Ethiopia celebrates national laughter day

In Ethiopia the national laughter day is a day when Ethiopians of different walks of life and ages, the sick and the visually impaired meet to just laugh. There is no reason whatsoever for their laughter. It is a moment where people let themselves free for some hours and forget any worries they may have.

Ethiopia is one of the few countries in the world that celebrates national laughter day and the rationale behind it is to develop a positive thinking amongst its citizens.
Those who have attended several laughter days that has been honored for the past 10 years in Ethiopia have developed a psychological change. They now believe that laughter is the remedy they need to relax and free their mind from existing political, social and economic hurdles.
The initiator of the laughter day is Girma Belachew an Ethiopian who broke the world record In the World Guinness Impossibility Challenger Event held in Germany Munich in 2002 when he laughed non stop for three hours and five minutes.
Girma who owns a school that teaches people how to laugh has shared his laughter concept by having laughing sessions with the military, medical professionals, patients with different ailments, amongst other professionals in Ethiopia.  From Press Tv see also the Video


The tribe where big is definitely beautiful

The tribe where big is definitely beautiful: Ethiopian men compete to be the fattest in the village by drinking a gruesome mixture of blood and milk while living in isolation for SIX months

By  Ruth Styles

  • Men from the Bodi tribe compete to become the fattest during the new year or Ka’el ceremony
  • They spend six months guzzling a mixture of blood and milk in a bid to fatten up as fast as they can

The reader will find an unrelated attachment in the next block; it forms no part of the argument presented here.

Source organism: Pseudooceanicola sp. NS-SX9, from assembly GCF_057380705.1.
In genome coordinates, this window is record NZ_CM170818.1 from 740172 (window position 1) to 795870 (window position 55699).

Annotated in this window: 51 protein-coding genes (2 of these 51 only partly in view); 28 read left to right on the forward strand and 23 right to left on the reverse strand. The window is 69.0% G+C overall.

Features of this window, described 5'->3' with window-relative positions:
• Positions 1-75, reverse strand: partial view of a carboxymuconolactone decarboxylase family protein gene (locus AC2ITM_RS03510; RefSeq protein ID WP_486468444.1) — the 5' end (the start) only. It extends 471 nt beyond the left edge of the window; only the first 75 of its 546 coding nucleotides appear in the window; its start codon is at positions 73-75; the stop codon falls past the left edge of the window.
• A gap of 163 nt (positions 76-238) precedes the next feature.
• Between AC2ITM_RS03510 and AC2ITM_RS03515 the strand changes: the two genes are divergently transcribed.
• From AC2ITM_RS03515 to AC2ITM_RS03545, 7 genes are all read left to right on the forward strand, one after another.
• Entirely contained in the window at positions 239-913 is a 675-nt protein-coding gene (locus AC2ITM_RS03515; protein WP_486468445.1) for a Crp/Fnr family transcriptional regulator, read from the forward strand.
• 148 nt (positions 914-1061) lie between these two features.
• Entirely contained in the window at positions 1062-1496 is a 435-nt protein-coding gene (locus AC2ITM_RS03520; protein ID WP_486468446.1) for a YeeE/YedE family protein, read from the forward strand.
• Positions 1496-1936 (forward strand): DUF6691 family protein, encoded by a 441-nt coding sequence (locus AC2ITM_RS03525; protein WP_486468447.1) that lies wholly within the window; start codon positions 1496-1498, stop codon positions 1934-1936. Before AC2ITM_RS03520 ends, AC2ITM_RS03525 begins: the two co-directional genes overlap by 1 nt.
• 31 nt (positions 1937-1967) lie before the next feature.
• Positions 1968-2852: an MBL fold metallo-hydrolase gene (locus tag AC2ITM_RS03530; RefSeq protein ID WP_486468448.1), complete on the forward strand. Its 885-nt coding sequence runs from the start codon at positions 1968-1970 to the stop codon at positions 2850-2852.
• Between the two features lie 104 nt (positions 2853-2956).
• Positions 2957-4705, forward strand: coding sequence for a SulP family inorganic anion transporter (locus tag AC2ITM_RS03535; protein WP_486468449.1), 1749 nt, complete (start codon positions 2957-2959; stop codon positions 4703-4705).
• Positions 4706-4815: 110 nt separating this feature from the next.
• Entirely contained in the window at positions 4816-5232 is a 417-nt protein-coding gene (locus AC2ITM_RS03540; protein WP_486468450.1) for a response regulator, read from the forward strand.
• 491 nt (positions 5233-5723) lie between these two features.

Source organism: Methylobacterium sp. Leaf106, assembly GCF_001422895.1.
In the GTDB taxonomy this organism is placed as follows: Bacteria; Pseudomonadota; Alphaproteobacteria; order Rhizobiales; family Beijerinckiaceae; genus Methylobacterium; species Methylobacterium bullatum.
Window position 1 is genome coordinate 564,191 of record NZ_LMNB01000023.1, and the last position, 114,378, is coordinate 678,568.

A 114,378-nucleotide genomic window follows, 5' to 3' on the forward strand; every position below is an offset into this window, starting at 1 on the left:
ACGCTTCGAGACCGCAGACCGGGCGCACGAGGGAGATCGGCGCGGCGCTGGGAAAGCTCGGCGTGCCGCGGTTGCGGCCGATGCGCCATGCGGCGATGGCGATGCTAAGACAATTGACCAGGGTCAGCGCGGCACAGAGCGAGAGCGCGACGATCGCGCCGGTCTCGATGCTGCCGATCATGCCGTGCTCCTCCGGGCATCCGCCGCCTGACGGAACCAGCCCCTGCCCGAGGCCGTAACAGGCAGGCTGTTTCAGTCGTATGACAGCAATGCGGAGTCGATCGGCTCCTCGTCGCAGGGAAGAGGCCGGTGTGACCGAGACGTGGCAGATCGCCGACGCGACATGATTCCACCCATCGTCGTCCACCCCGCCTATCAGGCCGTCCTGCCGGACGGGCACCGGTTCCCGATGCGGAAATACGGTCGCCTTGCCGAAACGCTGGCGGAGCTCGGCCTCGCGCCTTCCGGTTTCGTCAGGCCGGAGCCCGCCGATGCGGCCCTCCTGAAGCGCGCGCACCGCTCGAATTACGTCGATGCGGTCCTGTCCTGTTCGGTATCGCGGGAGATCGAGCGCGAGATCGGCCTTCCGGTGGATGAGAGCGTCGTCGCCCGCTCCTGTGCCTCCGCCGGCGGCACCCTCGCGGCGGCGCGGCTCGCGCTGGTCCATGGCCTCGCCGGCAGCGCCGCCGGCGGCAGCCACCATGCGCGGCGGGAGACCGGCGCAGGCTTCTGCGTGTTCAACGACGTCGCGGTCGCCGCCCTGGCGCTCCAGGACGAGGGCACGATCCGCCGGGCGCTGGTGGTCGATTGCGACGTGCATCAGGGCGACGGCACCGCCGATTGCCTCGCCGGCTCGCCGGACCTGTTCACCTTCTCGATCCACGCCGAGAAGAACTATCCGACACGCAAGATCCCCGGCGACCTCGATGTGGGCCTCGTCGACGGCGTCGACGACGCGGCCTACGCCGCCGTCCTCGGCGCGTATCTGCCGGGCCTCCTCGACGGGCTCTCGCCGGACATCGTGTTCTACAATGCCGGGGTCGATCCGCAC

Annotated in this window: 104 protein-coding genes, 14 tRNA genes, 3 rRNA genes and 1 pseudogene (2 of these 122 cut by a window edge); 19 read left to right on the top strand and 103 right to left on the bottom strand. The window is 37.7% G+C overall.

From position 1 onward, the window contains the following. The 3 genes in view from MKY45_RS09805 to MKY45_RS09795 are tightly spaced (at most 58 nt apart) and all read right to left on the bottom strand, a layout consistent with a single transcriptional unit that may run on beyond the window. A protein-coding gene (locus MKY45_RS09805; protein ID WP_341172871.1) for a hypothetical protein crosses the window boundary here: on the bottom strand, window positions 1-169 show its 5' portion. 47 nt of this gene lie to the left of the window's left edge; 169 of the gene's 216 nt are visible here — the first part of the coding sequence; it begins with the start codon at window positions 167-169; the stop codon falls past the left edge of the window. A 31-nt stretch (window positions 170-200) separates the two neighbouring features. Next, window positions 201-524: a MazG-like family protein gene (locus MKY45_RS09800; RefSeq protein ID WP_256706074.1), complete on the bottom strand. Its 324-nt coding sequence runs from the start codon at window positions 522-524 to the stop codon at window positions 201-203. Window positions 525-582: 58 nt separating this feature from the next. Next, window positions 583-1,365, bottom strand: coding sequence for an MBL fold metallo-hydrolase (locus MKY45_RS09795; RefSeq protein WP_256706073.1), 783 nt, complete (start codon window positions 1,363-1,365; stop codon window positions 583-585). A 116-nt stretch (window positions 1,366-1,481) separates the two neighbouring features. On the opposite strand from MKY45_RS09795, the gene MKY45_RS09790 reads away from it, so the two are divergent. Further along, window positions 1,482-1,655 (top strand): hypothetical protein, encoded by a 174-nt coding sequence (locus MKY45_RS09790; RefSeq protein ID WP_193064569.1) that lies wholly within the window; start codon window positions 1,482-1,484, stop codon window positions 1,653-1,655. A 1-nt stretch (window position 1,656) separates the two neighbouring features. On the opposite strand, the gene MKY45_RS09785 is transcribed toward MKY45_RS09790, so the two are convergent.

• The winning fat man doesn’t get a prize but is feted as a hero for life by the rest of the tribe
  • Bodi want to retain their traditions but they are threatened by government resettlement plans

Slim might be in elsewhere but for Ethiopia’s Bodi or Me’en people, bigger is always better. The tribe, which lives in a remote corner of Ethiopia’s Omo Valley, is home to an unusual ritual which sees young men gorge on cow’s blood and milk in a bid to be crowned the fattest man.

Six months after starting the regime, the men emerge to show off their newly engorged physiques and for a winner to be chosen. The champion fat man is then feted as a hero for the rest of his life.

Now the little known rite is the subject of incredible photos taken by French shutterbug Eric Lafforgue – who spent time with the Bodi while travelling through south-western Ethiopia during the run up to the Bodi New Year or Ka’el ceremony.

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From Chopin to Ethiopia, and Partway Back Again


Girma Yifrashewa The Ethiopian pianist and composer played classical fare and his own works at the Issue Project Room on Saturday night. Foto from NYT

Published: June 9, 2013

Music Review, The New York Times

“Classical music is music without Africa,” Brian Eno bluntly declared in a 1995 interview published in Wired magazine. “It represents old-fashioned hierarchical structures, ranking, all the levels of control,” he said. An art-rock provocateur, Mr. Eno managed to patronize two cultures in a single blow, fetishizing a free-floating independence in African art that he found lacking in rigid European traditions. Yet if Mr. Eno’s statement oversimplified a complicated global exchange, relatively little evidence indicates that the Western classical tradition has held as much sway in Africa as it has in other parts of the globe, from Venezuela to China. So Girma Yifrashewa, a 45-year-old Ethiopian pianist and composer who performed at the Issue Project Room in Downtown Brooklyn on Saturday night, offers a rare and fascinating example of aesthetic adaptation and convergence.   Read the full story from The New Work Times.